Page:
In addition to the members of the Staats family, the household comprised many other people who lived in the house or on the property at various times, for various reasons. Of course, the most famous of these, for a short time, was the American general Baron von Steuben, who actually rented a portion of the home for use as a military headquarters during the Middlebrook cantonment. Von Steuben stayed at the Staats from March 26 to June 19, 1779. While there, he hosted a military “maneuver with eight regiments of infantry and sixteen guns,” and featuring his newly trained troops in honor of M. Girard, a visiting French dignitary. The exercise, attended by Gen. George Washington and some 60 other American military personnel and guests, was followed by a meal on the property.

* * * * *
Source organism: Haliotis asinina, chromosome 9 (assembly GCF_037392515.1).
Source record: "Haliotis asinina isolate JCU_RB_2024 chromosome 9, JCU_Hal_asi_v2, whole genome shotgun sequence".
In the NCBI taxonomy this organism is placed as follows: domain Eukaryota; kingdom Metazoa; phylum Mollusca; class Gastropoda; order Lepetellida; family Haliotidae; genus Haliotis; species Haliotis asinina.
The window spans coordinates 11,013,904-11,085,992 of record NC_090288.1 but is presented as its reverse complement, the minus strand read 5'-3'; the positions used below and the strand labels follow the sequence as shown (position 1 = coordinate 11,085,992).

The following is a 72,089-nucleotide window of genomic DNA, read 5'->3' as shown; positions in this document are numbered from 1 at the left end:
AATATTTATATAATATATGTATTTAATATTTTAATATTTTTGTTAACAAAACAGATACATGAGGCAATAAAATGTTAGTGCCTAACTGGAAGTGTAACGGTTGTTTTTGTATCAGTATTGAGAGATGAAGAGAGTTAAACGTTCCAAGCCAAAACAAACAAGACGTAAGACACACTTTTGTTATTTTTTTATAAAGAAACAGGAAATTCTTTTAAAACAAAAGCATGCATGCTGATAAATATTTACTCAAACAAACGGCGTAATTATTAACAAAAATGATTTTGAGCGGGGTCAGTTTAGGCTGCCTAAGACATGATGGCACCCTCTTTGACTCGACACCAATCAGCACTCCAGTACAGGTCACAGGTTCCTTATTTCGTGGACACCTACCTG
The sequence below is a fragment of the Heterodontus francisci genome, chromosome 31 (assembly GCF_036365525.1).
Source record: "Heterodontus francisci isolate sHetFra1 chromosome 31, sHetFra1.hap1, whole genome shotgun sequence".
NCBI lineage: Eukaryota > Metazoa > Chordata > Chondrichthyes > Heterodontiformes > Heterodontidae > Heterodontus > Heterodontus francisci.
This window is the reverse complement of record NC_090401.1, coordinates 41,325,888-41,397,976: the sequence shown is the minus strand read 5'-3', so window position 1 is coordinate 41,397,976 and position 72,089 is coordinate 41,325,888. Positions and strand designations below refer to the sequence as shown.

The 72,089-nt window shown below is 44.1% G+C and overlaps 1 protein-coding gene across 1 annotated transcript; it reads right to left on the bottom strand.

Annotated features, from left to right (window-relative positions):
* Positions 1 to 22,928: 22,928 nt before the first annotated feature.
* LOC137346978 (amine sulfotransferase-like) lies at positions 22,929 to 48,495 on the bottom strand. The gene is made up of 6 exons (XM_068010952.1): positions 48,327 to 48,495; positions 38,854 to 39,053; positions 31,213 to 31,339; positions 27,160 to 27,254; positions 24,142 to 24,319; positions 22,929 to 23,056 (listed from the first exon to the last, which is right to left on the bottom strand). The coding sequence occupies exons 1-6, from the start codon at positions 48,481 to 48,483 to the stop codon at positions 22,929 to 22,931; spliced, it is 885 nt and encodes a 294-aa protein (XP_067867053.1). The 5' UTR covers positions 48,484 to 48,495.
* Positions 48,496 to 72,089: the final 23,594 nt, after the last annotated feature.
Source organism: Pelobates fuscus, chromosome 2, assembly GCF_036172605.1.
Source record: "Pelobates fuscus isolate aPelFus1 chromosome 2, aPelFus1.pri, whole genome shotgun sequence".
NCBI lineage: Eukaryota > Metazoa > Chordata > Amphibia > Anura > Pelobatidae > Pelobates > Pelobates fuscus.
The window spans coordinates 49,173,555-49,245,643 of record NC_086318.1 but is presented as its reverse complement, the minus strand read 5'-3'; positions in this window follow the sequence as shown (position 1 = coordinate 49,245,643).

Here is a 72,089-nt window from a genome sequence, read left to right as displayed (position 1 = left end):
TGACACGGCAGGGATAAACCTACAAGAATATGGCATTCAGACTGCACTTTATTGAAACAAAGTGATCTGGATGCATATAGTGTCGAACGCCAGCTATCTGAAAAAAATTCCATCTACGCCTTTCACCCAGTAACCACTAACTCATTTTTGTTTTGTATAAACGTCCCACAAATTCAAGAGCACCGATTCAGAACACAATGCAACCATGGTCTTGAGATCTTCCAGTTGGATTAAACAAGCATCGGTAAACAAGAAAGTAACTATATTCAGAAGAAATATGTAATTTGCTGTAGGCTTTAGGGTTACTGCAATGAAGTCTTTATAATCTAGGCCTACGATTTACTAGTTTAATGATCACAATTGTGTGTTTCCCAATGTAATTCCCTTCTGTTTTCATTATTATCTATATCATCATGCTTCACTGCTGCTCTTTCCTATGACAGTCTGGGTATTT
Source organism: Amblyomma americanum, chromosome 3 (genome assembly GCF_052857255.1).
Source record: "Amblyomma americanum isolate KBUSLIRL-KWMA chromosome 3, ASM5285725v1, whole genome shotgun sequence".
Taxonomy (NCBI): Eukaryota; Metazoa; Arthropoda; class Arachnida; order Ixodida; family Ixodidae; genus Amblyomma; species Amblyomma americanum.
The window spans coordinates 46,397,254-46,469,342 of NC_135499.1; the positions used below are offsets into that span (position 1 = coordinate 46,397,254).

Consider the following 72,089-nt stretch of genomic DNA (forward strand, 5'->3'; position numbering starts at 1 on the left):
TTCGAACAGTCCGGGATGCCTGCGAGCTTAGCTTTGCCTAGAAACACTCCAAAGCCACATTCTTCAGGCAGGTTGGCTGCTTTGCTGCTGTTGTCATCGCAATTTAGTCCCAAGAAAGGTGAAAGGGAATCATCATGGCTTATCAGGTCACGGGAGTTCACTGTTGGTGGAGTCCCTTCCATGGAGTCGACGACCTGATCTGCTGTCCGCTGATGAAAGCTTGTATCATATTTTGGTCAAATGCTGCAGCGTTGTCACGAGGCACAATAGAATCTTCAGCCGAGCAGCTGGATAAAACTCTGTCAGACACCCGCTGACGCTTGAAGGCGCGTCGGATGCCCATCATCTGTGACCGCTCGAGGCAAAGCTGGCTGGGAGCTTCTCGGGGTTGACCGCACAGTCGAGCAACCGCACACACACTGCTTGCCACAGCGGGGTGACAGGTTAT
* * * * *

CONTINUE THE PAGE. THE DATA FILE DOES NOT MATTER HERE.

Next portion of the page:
The Staats household also included, during the 18th and 19th centuries, people, both enslaved and free, who provided labor and specific skills required to run the farm. It also came to include spouses of some of the Margaret and Abraham Staats’ adult children and assorted others who were connected to the household.
Snapshots of the household through the 19th century can be found in the US Census and in wills, inventories and other Staats family documents. For example, the 1821 inventory of Abraham Staats’ estate, produced after his death, reveals that the household included five slaves: Harry, Jack, Deyon, Hannah and Frank. In 1830 and 1840 Federal Census accountings, the household is shown being split between Isaac Staats and his sister, Phebe. In addition to the family members living in the house, the census shows free colored males, free colored females, male slaves, female slaves, and free white males and females and persons employed in agriculture.